Pearson Becomes Canada’s Prime Minister Summary

  • Last updated on November 10, 2022

Canada’s Conservative prime minister, John G. Diefenbaker, was ousted from power by the victory of the Liberal Party at the polls. The election ushered in the administration of Lester B. Pearson, who presided over the turbulent mid-1960’s in Canadian politics.

Summary of Event

Before he was elected head of the Canadian Liberal Party, Liberal Party, Canadian in the summer of 1957, Lester B. Pearson had achieved great prominence as an important Canadian diplomat. From 1928 until 1957, he occupied increasingly important positions in the Canadian diplomatic service. During World War II, he represented Canada at numerous international conferences. Prime Minister William Lyon Mackenzie King appointed Pearson as the Canadian ambassador to the United States in 1944. Pearson earned the respect of both Canadian and U.S. political leaders and played a major role in the 1945 San Francisco conference that created the United Nations. In September, 1948, Prime Minister Louis St. Laurent appointed Pearson as minister for external affairs, a position he held for nine years. From 1952 to 1953, he also served as the president of the General Assembly of the United Nations. In 1956, he helped avoid a major international crisis by persuading French and British officials to end their invasion of Egypt, which had been provoked by President Gamal Abdel Nasser’s decision to nationalize the Suez Canal. For his efforts, Pearson was awarded the Nobel Peace Prize Nobel Peace Prize;Lester B. Pearson[Pearson] in 1957. He was the first Canadian to receive this prestigious honor. Prime ministry, Canadian;Lester B. Pearson[Pearson] Parliamentary elections, Canadian;1963 [kw]Pearson Becomes Canada’s Prime Minister (Apr. 22, 1963) [kw]Canada’s Prime Minister, Pearson Becomes (Apr. 22, 1963)[Canadas Prime Minister, Pearson Becomes] [kw]Prime Minister, Pearson Becomes Canada’s (Apr. 22, 1963) Prime ministry, Canadian;Lester B. Pearson[Pearson] Parliamentary elections, Canadian;1963 [g]North America;Apr. 22, 1963: Pearson Becomes Canada’s Prime Minister[07600] [g]Canada;Apr. 22, 1963: Pearson Becomes Canada’s Prime Minister[07600] [c]Government and politics;Apr. 22, 1963: Pearson Becomes Canada’s Prime Minister[07600] Pearson, Lester B. Diefenbaker, John G. Kennedy, John F. [p]Kennedy, John F.;and Canada[Canada] St. Laurent, Louis Trudeau, Pierre

Canadian political traditions required cabinet members to serve in the House of Commons. For this reason, Pearson ran for and was elected to Parliament in 1949. He represented the Ontario district of Algoma East (near Sault Ste. Marie) until his retirement from politics in 1968. Although Pearson was a greatly admired diplomat, no one knew how skillful he would be as a politician.

In the June, 1957, election, the Conservatives, under the leadership of John G. Diefenbaker, won more seats than the Liberals. However, two relatively minor parties—Social Credit Social Credit party, Canadian , from Quebec, and the Cooperative Commonwealth Federation Cooperative Commonwealth Federation, Canadian New Democratic Party, Canadian (later called the New Democrats)—prevented the Conservatives from obtaining an absolute majority. Former prime minister St. Laurent soon resigned as the head of the Liberals, and Pearson succeeded him.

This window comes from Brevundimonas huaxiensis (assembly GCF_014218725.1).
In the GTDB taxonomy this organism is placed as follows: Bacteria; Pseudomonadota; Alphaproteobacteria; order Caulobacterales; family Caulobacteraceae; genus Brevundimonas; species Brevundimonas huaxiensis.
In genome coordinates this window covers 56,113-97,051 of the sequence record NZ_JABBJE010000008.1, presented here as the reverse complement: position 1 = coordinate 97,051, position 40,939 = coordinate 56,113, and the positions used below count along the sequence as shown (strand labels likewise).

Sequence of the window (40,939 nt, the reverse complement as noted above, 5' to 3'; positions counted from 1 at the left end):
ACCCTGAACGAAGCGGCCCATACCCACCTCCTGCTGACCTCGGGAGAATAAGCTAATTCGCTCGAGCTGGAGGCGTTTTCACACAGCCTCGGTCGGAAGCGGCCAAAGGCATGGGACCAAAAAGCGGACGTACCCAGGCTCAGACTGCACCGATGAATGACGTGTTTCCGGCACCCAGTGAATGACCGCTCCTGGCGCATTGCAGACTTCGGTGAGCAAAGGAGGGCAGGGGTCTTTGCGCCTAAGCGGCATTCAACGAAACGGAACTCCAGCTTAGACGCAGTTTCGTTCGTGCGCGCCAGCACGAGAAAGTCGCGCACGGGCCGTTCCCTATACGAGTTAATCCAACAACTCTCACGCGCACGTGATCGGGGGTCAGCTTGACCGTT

In 1958, the Conservatives Conservative Party, Canadian won a resounding majority in the federal parliament with 206 seats, while the Liberals won in only 49 districts. Most Canadians felt that Pearson was a singularly ineffective politician, but they badly underestimated his tenacity. Diefenbaker made a series of major political blunders: alienating French-speaking Canada;French Canadian dissent Canadians by failing to appoint Quebecers to any important cabinet positions, opposing increased U.S. investments in the Canadian economy, and especially refusing to support the United States immediately during the Cuban Missile Crisis of October, 1962. His needless alienation of President John F. Kennedy increased tensions between the Canadian and U.S. governments and persuaded many Canadians that Diefenbaker’s actions were harming their economy.

In the June, 1962, elections, the Conservatives won 116 seats, the Liberals 97, and two minor parties 49. Unlike Diefenbaker, Pearson understood that a Canadian prime minister could govern effectively only by recognizing the aspirations and rights of both French- and English-speaking Canadians. In a December, 1962, speech in the House of Commons, Pearson argued that the fair treatment of French-speaking Canadians was essential for maintaining national unity. This speech was singularly effective, both in Quebec and in the English-speaking provinces. The thirty Quebec members of Parliament from the Social Credit Party, on whom Diefenbaker had relied for support, increasingly sided with the Liberals.

After the Cuban Missile Crisis, more people in Canada and the United States came to believe that indecisiveness might provoke another war. When Diefenbaker exacerbated an already bad situation by refusing, in January, 1963, to accept nuclear weapons from the United States in order to defend Canada against a possible air attack from the Soviet Union, his own defense minister, Douglas Harkness Harkness, Douglas , resigned in protest. Sensing that the Conservatives were in disarray, Pearson, with the support of the Social Credit and New Democratic Parties, asked the House of Commons for a vote of no confidence in the leadership of John Diefenbaker.

Prime Minister Lester B. Pearson.

(Library of Congress)